Vinča

Just 14 kilometers southeast of Belgrade lies Vinča, one of the largest prehistoric settlements in Europe.
Named after the eponymous village in whose area it was excavated, this archaeological site preserves the ruins of a human settlement, as well as artefacts created between 5300 and 4300 BCE when the Early Vinča culture emerged and replaced the Late Starčevo culture.

Layers of this archaeological site, measuring more than ten metres in height, reveal nine soil horizons, with ruins of human settlements from different periods. The oldest finds confirm that Neolithic humans dwelled in huts. They prepared and served food in baked earth pottery, while the numerous stone weapons found on site were used for hunting and defence.
In other soil horizons, with artefacts and buildings dated to later periods, the preserved ruins reveal that houses were spacious and square-shaped, built from wood and mud. If you observe the various soil horizons of the Vinča culture, you will notice the evolution of construction and architecture over time.
Favourable conditions for cattle farming and crop farming allowed the community to thrive, turning Vinča into a major commercial, cultural and religious centre in the Early Neolithic, with a profound influence on the cultures of all agricultural communities in Central and Southeast Europe.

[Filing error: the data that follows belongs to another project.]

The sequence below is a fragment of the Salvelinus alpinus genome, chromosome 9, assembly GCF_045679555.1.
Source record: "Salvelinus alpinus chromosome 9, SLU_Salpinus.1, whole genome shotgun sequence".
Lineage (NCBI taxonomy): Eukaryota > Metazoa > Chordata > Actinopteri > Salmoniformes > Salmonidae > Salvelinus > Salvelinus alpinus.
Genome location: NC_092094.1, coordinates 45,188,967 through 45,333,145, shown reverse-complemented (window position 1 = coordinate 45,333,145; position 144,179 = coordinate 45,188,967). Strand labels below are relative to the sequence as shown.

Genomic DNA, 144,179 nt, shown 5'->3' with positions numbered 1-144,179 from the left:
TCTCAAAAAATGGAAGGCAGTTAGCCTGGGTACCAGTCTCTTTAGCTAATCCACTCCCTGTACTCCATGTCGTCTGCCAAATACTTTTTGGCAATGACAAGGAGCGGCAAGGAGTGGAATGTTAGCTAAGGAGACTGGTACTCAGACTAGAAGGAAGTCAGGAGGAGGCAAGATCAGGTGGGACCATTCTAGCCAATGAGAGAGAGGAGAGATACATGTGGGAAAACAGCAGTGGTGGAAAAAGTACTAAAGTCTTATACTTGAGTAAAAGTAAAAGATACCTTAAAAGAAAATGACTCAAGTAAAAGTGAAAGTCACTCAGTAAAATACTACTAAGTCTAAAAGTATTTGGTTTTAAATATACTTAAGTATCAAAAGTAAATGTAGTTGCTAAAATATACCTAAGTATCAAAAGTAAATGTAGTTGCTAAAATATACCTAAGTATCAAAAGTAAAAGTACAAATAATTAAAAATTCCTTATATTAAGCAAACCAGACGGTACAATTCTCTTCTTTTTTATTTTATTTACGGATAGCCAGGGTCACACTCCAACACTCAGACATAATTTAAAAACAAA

After the discovery of copper, Vinča lost its importance and only a small settlement remained on its site, which survived until the beginning of history.
Tools and weapons were made from stone, horns and bones, while jewels were made from fossilised shells. Pots, vases and sacrificial altars were also found, but the most interesting finds are the numerous roll-shaped and flattened statues resembling human shapes which were found on site.
The variety of items unearthed at Vinča will give you a glimpse of the daily life of humans in a prehistoric settlement, as well as the early cultural history of the Danube basin region, which is closely linked to the Vinča culture.
A tour of the site, either on your own or accompanied by a curator, will help you understand this exciting period of human history. And for a complete experience, be sure to visit the National Museum in Belgrade, which displays artefacts found on the Vinča site.

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